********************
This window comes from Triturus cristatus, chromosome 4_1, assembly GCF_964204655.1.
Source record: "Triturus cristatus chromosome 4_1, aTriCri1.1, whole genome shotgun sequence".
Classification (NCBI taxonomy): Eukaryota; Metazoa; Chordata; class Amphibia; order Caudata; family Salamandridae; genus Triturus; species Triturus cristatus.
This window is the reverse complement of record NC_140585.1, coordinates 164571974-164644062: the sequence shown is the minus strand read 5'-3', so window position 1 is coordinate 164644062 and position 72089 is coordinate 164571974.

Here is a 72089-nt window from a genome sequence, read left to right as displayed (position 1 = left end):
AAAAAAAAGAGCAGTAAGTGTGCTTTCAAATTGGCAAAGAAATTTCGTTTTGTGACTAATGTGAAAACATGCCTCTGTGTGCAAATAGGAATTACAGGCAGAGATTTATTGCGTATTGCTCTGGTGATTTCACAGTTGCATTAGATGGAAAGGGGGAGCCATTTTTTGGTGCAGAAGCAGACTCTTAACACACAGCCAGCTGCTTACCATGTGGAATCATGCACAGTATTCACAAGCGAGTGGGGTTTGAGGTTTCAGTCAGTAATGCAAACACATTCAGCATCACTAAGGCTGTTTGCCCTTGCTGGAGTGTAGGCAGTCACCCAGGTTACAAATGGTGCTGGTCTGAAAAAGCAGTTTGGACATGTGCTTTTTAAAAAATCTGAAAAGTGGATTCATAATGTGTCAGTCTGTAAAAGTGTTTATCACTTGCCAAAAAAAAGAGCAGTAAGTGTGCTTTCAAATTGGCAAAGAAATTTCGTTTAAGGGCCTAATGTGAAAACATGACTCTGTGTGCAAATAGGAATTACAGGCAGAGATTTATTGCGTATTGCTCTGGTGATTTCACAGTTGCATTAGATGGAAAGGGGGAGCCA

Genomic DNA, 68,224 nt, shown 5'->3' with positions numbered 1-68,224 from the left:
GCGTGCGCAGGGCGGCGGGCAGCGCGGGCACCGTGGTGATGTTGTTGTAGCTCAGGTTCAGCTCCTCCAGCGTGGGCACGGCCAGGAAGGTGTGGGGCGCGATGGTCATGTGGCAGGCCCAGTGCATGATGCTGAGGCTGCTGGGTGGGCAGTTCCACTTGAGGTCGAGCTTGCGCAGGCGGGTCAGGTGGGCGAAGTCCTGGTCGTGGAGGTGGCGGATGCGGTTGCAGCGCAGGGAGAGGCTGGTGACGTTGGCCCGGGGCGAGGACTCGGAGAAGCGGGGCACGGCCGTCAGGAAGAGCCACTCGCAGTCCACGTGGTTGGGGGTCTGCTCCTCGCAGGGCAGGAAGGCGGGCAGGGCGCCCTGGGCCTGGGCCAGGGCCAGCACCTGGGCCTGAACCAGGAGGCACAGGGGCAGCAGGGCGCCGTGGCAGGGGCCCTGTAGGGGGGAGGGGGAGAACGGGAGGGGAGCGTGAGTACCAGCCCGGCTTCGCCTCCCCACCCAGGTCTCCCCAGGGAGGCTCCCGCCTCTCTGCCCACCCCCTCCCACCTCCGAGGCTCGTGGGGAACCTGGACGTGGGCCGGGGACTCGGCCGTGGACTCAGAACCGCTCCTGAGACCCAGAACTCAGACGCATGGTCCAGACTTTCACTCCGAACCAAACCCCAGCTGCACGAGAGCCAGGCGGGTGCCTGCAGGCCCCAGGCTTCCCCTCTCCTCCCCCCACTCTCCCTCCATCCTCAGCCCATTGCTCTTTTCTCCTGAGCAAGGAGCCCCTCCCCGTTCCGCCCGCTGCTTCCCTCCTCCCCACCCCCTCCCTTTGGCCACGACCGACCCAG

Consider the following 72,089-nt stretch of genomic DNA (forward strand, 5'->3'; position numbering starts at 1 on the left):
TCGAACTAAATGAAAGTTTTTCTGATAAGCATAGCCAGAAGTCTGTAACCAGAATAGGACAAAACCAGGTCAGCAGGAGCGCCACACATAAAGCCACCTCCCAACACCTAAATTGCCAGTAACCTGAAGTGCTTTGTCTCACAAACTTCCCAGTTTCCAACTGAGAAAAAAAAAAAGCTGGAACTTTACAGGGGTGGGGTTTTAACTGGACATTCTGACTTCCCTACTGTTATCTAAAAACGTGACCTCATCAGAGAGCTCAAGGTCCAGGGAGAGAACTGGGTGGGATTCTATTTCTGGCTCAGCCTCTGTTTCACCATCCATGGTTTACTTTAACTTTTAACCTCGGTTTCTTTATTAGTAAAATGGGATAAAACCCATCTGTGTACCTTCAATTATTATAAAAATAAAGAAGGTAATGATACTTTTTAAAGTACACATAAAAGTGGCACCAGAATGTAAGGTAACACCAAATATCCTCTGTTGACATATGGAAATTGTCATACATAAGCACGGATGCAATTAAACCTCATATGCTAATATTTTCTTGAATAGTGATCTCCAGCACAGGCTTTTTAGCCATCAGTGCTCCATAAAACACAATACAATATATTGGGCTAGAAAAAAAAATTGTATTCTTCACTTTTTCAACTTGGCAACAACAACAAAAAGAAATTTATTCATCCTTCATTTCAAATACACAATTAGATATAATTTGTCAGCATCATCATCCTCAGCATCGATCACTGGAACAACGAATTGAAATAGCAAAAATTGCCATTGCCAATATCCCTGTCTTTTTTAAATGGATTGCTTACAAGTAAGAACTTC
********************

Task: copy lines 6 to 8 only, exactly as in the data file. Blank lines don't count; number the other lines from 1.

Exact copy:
AAAAAAAAGAGCAGTAAGTGTGCTTTCAAATTGGCAAAGAAATTTCGTTTTGTGACTAATGTGAAAACATGCCTCTGTGTGCAAATAGGAATTACAGGCAGAGATTTATTGCGTATTGCTCTGGTGATTTCACAGTTGCATTAGATGGAAAGGGGGAGCCATTTTTTGGTGCAGAAGCAGACTCTTAACACACAGCCAGCTGCTTACCATGTGGAATCATGCACAGTATTCACAAGCGAGTGGGGTTTGAGGTTTCAGTCAGTAATGCAAACACATTCAGCATCACTAAGGCTGTTTGCCCTTGCTGGAGTGTAGGCAGTCACCCAGGTTACAAATGGTGCTGGTCTGAAAAAGCAGTTTGGACATGTGCTTTTTAAAAAATCTGAAAAGTGGATTCATAATGTGTCAGTCTGTAAAAGTGTTTATCACTTGCCAAAAAAAAGAGCAGTAAGTGTGCTTTCAAATTGGCAAAGAAATTTCGTTTAAGGGCCTAATGTGAAAACATGACTCTGTGTGCAAATAGGAATTACAGGCAGAGATTTATTGCGTATTGCTCTGGTGATTTCACAGTTGCATTAGATGGAAAGGGGGAGCCA

Genomic DNA, 68,224 nt, shown 5'->3' with positions numbered 1-68,224 from the left:
GCGTGCGCAGGGCGGCGGGCAGCGCGGGCACCGTGGTGATGTTGTTGTAGCTCAGGTTCAGCTCCTCCAGCGTGGGCACGGCCAGGAAGGTGTGGGGCGCGATGGTCATGTGGCAGGCCCAGTGCATGATGCTGAGGCTGCTGGGTGGGCAGTTCCACTTGAGGTCGAGCTTGCGCAGGCGGGTCAGGTGGGCGAAGTCCTGGTCGTGGAGGTGGCGGATGCGGTTGCAGCGCAGGGAGAGGCTGGTGACGTTGGCCCGGGGCGAGGACTCGGAGAAGCGGGGCACGGCCGTCAGGAAGAGCCACTCGCAGTCCACGTGGTTGGGGGTCTGCTCCTCGCAGGGCAGGAAGGCGGGCAGGGCGCCCTGGGCCTGGGCCAGGGCCAGCACCTGGGCCTGAACCAGGAGGCACAGGGGCAGCAGGGCGCCGTGGCAGGGGCCCTGTAGGGGGGAGGGGGAGAACGGGAGGGGAGCGTGAGTACCAGCCCGGCTTCGCCTCCCCACCCAGGTCTCCCCAGGGAGGCTCCCGCCTCTCTGCCCACCCCCTCCCACCTCCGAGGCTCGTGGGGAACCTGGACGTGGGCCGGGGACTCGGCCGTGGACTCAGAACCGCTCCTGAGACCCAGAACTCAGACGCATGGTCCAGACTTTCACTCCGAACCAAACCCCAGCTGCACGAGAGCCAGGCGGGTGCCTGCAGGCCCCAGGCTTCCCCTCTCCTCCCCCCACTCTCCCTCCATCCTCAGCCCATTGCTCTTTTCTCCTGAGCAAGGAGCCCCTCCCCGTTCCGCCCGCTGCTTCCCTCCTCCCCACCCCCTCCCTTTGGCCACGACCGACCCAG